A new report led by researchers at Population Data Science at Swansea University has revealed critical insights into entry routes, pathways and placement outcomes for the very youngest children in the care system in Wales.
“Born into Care: Entry Routes, Pathways, and Outcomes for the Youngest Children in Wales,” a report produced by the Family Justice Data Partnership (FJDP), explored the use of voluntary and compulsory entry routes into the care system, shedding light on the experiences of newborns and infants.
The report aimed to:
- Measure the number of infants that enter the care system in Wales.
- Look at how this differs in different areas and how it’s linked to poverty.
- Explore why infants are placed in care.
- Understand how infants move within the care system.
- Increasing Infant Care Numbers: More infants are entering care in Wales, with newborns making up 38% of infants entering care over the total study period.
- Poverty-Related Trends: A strong link exists between infant entries into care and local poverty levels, with higher poverty areas having more infants entering care.
- Ethnic Diversity: The ethnicity breakdown of infants entering care was similar to the ethnicity breakdown of all infants in Wales, with 88% of infants entering care being White.
- Voluntary vs. Compulsory Entry: Over half of infants enter care with voluntary agreements from parents, but over time, this has decreased relative to interim care orders, reaching an equal split by 2020/21.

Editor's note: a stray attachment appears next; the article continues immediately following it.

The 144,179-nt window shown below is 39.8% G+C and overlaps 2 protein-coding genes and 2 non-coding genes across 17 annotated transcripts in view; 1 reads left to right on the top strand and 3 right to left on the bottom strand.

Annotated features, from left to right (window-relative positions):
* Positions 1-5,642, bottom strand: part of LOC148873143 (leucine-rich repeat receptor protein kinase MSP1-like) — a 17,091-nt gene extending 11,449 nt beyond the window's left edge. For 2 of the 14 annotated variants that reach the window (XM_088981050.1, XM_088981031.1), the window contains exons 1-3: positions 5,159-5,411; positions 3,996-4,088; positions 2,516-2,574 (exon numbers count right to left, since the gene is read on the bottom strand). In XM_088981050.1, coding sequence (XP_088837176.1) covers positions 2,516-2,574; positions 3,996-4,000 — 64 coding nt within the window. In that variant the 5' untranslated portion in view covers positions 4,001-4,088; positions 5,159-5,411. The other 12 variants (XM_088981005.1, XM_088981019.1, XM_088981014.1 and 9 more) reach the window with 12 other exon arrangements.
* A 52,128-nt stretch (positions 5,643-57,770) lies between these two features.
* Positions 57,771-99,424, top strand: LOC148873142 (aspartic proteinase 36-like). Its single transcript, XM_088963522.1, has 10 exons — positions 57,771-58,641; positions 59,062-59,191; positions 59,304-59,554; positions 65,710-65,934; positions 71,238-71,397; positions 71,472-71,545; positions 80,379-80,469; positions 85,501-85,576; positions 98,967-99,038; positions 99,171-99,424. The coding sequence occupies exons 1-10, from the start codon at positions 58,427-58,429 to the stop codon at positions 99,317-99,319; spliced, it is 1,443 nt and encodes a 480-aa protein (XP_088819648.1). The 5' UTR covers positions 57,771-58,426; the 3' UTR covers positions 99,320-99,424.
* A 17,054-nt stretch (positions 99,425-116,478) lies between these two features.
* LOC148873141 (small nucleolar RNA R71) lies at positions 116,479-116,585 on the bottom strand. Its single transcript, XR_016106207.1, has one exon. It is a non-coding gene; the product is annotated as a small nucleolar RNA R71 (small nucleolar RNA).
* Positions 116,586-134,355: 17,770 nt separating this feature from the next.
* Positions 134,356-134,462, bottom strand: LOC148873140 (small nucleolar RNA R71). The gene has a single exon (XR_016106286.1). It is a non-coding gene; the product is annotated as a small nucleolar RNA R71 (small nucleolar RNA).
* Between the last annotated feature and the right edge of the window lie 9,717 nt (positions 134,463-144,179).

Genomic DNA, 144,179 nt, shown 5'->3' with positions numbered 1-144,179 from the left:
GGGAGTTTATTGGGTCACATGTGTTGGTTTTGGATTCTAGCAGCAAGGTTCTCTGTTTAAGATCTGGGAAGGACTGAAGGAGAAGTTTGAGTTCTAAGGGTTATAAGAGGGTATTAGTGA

- Regional Disparities: Local authorities and Designated Family Judge areas show differing preferences for entry routes, and choices appear to be based on local practices rather than reflecting the needs of the child and family.
- Transition to Compulsory Care: Most (63%) voluntary arrangements become compulsory within two years.
- Drivers for Voluntary Entry: Abuse or neglect drives 57% of voluntary infant entries to care.
- Separation from Parents: Newborns are commonly separated from their parents, regardless of the entry route.
- Initial Foster Care Placement: Initially, most infants are placed with unrelated foster carers; 15% entering care under interim care orders remain at home with parents.
- Entry Route Impact: Entry route appears to influence placement outcomes at two years, with greater family preservation for infants entering under voluntary arrangements.
- Rare Long-Term Voluntary Arrangements: Long-term voluntary care arrangements for infants are infrequent.
- Placement Instability: Infants, especially those under six months, face significant placement instability, with around 30% experiencing three or more placements in two years.
- Re-Entry in Minority Cases: A minority of infants exit and re-enter care within two years, requiring further study to determine their long-term outcomes.
This comprehensive research, conducted by the Family Justice Data Partnership (FJDP) led by Swansea University in collaboration with Lancaster University, utilised child-level records from the Welsh Government’s Children Looked After (CLA) Census.
Dr Laura Cowley, Research Officer and Data Scientist at Population Data Science at Swansea University and lead researcher, said, “This study provides valuable insights into the complex dynamics of infant care in Wales, offering a basis for policy discussions and potential improvements in the child welfare system.
Moving forward, gaps in our understanding can be addressed by further analysing the Welsh Government CLA data, and complementing population-level linked data studies with qualitative insights. This initial analysis of the CLA data, which is held and maintained by the Secure Anonymised Information Linkage (SAIL) Databank, represents a significant step forward in meeting the needs of infants in the care system.”